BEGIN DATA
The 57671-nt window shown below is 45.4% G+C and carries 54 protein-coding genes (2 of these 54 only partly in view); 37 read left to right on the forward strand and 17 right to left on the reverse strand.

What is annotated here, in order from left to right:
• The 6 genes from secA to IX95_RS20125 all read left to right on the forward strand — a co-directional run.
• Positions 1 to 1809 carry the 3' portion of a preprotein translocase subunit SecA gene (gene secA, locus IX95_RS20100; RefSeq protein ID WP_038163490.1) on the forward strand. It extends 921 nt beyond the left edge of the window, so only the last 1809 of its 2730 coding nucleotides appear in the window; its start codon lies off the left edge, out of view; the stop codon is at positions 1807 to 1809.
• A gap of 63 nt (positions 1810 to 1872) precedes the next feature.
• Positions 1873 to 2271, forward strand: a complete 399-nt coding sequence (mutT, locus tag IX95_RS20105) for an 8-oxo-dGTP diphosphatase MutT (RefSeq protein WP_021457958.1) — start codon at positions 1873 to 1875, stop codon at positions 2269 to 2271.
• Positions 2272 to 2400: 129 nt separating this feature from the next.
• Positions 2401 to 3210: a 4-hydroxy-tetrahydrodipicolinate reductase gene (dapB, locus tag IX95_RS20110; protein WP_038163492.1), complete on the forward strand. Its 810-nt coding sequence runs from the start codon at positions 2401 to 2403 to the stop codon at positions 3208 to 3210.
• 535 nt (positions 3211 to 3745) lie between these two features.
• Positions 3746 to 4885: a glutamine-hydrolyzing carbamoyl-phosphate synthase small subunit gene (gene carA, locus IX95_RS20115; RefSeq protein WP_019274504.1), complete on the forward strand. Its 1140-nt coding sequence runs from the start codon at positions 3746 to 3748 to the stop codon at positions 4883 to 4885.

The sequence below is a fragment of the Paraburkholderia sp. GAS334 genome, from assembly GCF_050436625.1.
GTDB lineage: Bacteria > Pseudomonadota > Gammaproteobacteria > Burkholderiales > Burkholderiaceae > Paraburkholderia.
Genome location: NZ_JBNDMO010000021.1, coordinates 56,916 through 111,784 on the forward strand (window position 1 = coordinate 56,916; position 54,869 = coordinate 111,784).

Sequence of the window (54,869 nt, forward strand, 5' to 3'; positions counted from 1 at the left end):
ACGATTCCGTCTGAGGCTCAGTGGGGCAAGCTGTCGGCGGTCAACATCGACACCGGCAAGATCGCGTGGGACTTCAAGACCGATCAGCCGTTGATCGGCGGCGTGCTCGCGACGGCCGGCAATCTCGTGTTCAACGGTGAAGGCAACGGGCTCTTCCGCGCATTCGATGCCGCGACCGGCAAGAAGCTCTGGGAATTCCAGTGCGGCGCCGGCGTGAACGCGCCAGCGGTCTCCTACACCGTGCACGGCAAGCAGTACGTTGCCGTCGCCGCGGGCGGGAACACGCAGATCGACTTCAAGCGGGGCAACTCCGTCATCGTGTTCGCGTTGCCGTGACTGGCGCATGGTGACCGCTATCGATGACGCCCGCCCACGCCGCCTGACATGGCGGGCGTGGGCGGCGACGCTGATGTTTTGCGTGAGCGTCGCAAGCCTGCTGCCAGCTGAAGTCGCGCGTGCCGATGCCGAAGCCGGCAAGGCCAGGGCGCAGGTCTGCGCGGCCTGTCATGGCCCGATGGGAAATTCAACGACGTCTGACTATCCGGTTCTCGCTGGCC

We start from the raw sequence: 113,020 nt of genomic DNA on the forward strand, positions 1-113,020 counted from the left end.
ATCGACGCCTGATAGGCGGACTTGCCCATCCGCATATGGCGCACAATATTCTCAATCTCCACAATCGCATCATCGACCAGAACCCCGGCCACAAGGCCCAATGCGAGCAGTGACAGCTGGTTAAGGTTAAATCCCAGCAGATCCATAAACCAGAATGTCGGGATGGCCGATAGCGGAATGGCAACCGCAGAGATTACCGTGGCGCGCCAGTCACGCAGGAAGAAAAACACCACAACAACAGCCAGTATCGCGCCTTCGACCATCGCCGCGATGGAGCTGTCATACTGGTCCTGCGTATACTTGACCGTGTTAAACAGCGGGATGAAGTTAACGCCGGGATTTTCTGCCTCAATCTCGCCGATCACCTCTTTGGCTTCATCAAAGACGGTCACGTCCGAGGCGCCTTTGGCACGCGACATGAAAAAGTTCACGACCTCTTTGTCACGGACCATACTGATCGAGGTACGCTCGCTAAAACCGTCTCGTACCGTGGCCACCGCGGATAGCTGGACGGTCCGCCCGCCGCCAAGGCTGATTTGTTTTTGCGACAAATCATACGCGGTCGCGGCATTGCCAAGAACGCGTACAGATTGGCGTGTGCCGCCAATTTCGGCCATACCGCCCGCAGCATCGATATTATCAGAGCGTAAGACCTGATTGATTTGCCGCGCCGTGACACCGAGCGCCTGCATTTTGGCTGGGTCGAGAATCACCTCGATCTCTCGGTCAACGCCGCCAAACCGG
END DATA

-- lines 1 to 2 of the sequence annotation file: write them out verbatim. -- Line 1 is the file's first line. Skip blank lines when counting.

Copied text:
The 57671-nt window shown below is 45.4% G+C and carries 54 protein-coding genes (2 of these 54 only partly in view); 37 read left to right on the forward strand and 17 right to left on the reverse strand.

What is annotated here, in order from left to right: